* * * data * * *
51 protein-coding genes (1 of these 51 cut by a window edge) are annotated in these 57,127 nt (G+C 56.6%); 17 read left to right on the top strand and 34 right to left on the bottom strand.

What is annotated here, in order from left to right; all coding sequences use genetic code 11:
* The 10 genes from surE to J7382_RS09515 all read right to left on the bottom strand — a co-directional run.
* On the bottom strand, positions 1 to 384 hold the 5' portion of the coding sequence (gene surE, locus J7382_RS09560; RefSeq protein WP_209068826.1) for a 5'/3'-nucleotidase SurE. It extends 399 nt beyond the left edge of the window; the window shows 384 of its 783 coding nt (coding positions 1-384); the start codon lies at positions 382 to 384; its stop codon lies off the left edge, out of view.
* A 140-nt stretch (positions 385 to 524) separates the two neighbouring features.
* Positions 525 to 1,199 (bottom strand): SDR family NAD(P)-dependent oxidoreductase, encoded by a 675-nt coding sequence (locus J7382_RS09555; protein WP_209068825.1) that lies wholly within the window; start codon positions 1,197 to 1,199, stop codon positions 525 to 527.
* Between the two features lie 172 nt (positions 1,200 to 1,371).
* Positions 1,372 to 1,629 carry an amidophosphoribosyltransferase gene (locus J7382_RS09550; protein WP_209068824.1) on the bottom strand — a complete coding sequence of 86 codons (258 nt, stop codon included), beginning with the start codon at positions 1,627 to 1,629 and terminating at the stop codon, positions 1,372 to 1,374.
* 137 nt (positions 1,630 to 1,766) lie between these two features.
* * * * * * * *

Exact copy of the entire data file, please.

51 protein-coding genes (1 of these 51 cut by a window edge) are annotated in these 57,127 nt (G+C 56.6%); 17 read left to right on the top strand and 34 right to left on the bottom strand.

What is annotated here, in order from left to right; all coding sequences use genetic code 11:
* The 10 genes from surE to J7382_RS09515 all read right to left on the bottom strand — a co-directional run.
* On the bottom strand, positions 1 to 384 hold the 5' portion of the coding sequence (gene surE, locus J7382_RS09560; RefSeq protein WP_209068826.1) for a 5'/3'-nucleotidase SurE. It extends 399 nt beyond the left edge of the window; the window shows 384 of its 783 coding nt (coding positions 1-384); the start codon lies at positions 382 to 384; its stop codon lies off the left edge, out of view.
* A 140-nt stretch (positions 385 to 524) separates the two neighbouring features.
* Positions 525 to 1,199 (bottom strand): SDR family NAD(P)-dependent oxidoreductase, encoded by a 675-nt coding sequence (locus J7382_RS09555; protein WP_209068825.1) that lies wholly within the window; start codon positions 1,197 to 1,199, stop codon positions 525 to 527.
* Between the two features lie 172 nt (positions 1,200 to 1,371).
* Positions 1,372 to 1,629 carry an amidophosphoribosyltransferase gene (locus J7382_RS09550; protein WP_209068824.1) on the bottom strand — a complete coding sequence of 86 codons (258 nt, stop codon included), beginning with the start codon at positions 1,627 to 1,629 and terminating at the stop codon, positions 1,372 to 1,374.
* 137 nt (positions 1,630 to 1,766) lie between these two features.